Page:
Strange things are afoot, threats are being made and we need to sort this problem out;

The situation:

Our device (a network camera) streams video over a network to a recorder/server (Using Live555 / WIS Streamer). The video is UDP packets.

On one particular site using one particular server, every so often (~24 hours) one thread of the Live555 streamer locks up whilst sending video. Other threads keep going, and we still have connectivity to the camera over IP - see web pages from it, PING it, etc.

We suspect: the server; it has 2 network ports and aggregates them - it has two MAC's but one IP address. On wiresharking this, we see the camera streaming to one port (let's call it A), we then get an ARP from the other port (let's call it B), our device stops squirting packets to MAC A, squirts one packet up the wire to MAC B and then appears to stop in its tracks.

Further info: The server seems to corrupt ARP packets from the "wrong" port, possibly as result of a misconfiguration or somesuch, but those packets still get read & acted upon by our device, possibly as a result of our driver or kernel networking being misconfigured or skipping checksums to save CPU cycles.

So this messy situation begs a few questions:

  1. Where in the kernel networking code should I be looking to check the packet checksum or enable checking? Our hardware is fixed, being an embedded device, so a tweak made to the driver is not the worst idea ever.
  2. Can anyone guess the failure mechanism that causes a process to lock up when it's constantly send()ing data on a port and the ARP tables shift underneath it?

Edited to add: We now suspect that the ARPs are not really corrupt, just that Wireshark is not correctly identifying the packet (it thinks the packet is long enough that there must be a FSC word, but we now think it's just zero-padding). That really just leaves part 2 of this question: what can we do to prevent this change in the ARP table knocking a transmitting process over?

Edit to further add: I don't want people to think I'm ignoring questions about port states or process states, the issue happens very rarely (average maybe once per 24h) and only on one (remote) installation that we can't easily get access to, we're trying hard to replicate it in the lab so we can do more detailed diagnostics but the system watchdog resets within ~3 mins of the problem occurring, so by the time the news reaches us it's already rebooted and started working OK.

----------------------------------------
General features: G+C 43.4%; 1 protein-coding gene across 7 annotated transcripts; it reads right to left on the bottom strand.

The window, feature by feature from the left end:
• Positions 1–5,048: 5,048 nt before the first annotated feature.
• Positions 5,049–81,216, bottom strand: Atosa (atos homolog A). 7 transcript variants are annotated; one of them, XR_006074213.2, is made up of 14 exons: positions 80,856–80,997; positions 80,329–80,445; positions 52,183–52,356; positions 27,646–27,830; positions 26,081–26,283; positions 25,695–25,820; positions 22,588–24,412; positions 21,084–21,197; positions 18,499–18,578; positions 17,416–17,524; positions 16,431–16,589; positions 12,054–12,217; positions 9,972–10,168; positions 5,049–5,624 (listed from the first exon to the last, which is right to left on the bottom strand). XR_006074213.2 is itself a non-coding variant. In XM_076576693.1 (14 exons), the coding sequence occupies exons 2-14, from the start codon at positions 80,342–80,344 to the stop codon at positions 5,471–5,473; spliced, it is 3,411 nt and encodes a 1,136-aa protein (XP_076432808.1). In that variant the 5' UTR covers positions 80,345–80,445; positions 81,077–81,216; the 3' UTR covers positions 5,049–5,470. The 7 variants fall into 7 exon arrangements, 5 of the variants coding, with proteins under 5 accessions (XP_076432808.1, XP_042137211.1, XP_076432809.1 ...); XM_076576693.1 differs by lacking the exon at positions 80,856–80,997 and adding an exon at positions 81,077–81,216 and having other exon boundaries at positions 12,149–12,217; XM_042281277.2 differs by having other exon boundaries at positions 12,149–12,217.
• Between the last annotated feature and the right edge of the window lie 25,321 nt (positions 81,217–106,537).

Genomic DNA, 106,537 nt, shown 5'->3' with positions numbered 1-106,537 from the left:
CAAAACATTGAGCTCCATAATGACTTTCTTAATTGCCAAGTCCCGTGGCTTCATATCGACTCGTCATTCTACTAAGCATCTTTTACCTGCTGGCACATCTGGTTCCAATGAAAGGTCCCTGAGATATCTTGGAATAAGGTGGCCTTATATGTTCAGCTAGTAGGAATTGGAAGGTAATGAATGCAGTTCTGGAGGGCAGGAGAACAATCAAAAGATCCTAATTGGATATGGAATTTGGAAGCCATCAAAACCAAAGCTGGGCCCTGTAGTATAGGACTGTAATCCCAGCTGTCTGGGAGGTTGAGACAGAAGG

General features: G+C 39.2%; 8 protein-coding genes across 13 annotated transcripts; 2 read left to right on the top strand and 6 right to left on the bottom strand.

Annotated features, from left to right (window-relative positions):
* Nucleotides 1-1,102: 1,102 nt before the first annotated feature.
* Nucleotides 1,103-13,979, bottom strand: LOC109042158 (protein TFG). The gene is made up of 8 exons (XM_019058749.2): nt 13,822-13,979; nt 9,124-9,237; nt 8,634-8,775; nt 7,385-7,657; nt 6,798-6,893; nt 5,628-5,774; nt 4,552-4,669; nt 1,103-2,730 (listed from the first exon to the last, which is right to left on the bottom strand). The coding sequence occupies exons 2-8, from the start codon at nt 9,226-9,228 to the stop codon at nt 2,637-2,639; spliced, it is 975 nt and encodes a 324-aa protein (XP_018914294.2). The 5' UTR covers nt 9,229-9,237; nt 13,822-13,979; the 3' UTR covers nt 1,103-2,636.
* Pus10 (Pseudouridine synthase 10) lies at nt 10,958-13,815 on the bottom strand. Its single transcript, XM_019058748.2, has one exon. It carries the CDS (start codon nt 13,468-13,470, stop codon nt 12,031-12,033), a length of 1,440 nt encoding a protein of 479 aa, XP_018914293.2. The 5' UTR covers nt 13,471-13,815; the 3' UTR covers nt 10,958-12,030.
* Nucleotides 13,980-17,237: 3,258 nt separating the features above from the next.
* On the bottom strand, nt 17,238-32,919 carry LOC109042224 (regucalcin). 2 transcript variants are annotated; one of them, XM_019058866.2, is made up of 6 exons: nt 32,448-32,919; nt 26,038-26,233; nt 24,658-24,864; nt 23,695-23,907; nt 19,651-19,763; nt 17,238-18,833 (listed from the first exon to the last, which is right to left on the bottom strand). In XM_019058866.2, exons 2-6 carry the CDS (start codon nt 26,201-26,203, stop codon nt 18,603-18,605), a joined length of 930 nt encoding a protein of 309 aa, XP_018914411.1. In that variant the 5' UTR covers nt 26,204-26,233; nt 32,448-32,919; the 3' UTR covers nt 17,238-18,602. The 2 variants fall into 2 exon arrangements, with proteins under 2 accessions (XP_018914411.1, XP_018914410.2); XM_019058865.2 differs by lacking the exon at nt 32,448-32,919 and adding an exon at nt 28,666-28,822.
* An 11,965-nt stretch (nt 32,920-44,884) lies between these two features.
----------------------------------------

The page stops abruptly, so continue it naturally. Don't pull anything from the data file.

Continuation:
Edit to add Wireshark info: I'm not sure the best way to summarise wireshark captures here (very hard to upload ~1Tb of captured packets!) but I'll try. Cam:X & Cam:Y are two streams of RTSP video streamed by two identical instances of Live555 WIS Streamer from different ports. Server 'A' and 'B' are the MACs of the two NICs on the server.

The sequence of packets goes like this:

UDP Packet from Cam:X -> Server 'A'
UDP Packet from Cam:Y -> Server 'A'
UDP Packet from Cam:X -> Server 'A'
UDP Packet from Cam:Y -> Server 'A'
UDP Packet from Cam:X -> Server 'A'
UDP Packet from Cam:Y -> Server 'A'
ARP Packet to Cam from Server 'B' "<my IP> is now on 'B'"
Intel ANS Probe broadcast from Server 'B', Sender ID '1' team ID 'B'
Intel ANS Probe broadcast from Server 'A', Sender ID '2' team ID 'B'
<silence> from Cam:X
UDP Packet from Cam:Y -> Server 'B'
UDP Packet from Cam:Y -> Server 'B'
UDP Packet from Cam:Y -> Server 'B'

There are no other packets in the stream at or around this time. The Intel ANS packets do not always coincide with the ARPs from the NIC but I thought I'd include them for the sake of completeness.

The issue seems to be VERY sensitive to timing, we see these "team" ARPs regularly from the server and only once in a blue moon do they cause us an issue - as if there's a particular point in the network stack code that's sensitive to the ARP table changing. It's not always the same stream instance that falls over, and notably the other instance (as well as all other net traffic - HTTP etc.) continues to work fine.

It sounds like teamed NICs "should not" ARP like this mid-session, but of course they won't be aware of any session when the traffic is all UDP.

  • An IP is like the name in a phone book, and the MAC the actual file number...so if it indeed it changes, the call is gone. Commented Feb 15, 2016 at 19:11
  • 1
    Well, yes, but I'm curious about how a send() call can block/lock/crash when the ARP table changes rather than failing gracefully?
    – John U
    Commented Feb 15, 2016 at 19:19
  • The thread may keep in the sleep state waiting for data that never arrive I guess. Hard to tell. Do you have console? What does ps axms says about the thread when it happens? Commented Feb 16, 2016 at 9:00
  • We don't have the -axms option on ps, it's an embedded system running busybox so relatively limited command set. Currently we can't reproduce the issue on demand as it's a bit challenging to craft corrupted packets of the correct form to order.
    – John U
    Commented Feb 16, 2016 at 11:25
  • Link aggregation may be the cause, if configured uncorrectly. Do you get ICMP answers shortly before the transmission stops, and shortly after the single packet to "B" ?
    – gerhard d.
    Commented Feb 17, 2016 at 11:04

1 Answer 1


Well if only to give some closure to this the customer reconfigured their dodgy network card and everything worked, so unfortunately for the curious that means no-one is going to pay anyone to look too closely at what could've been done to fix that case.

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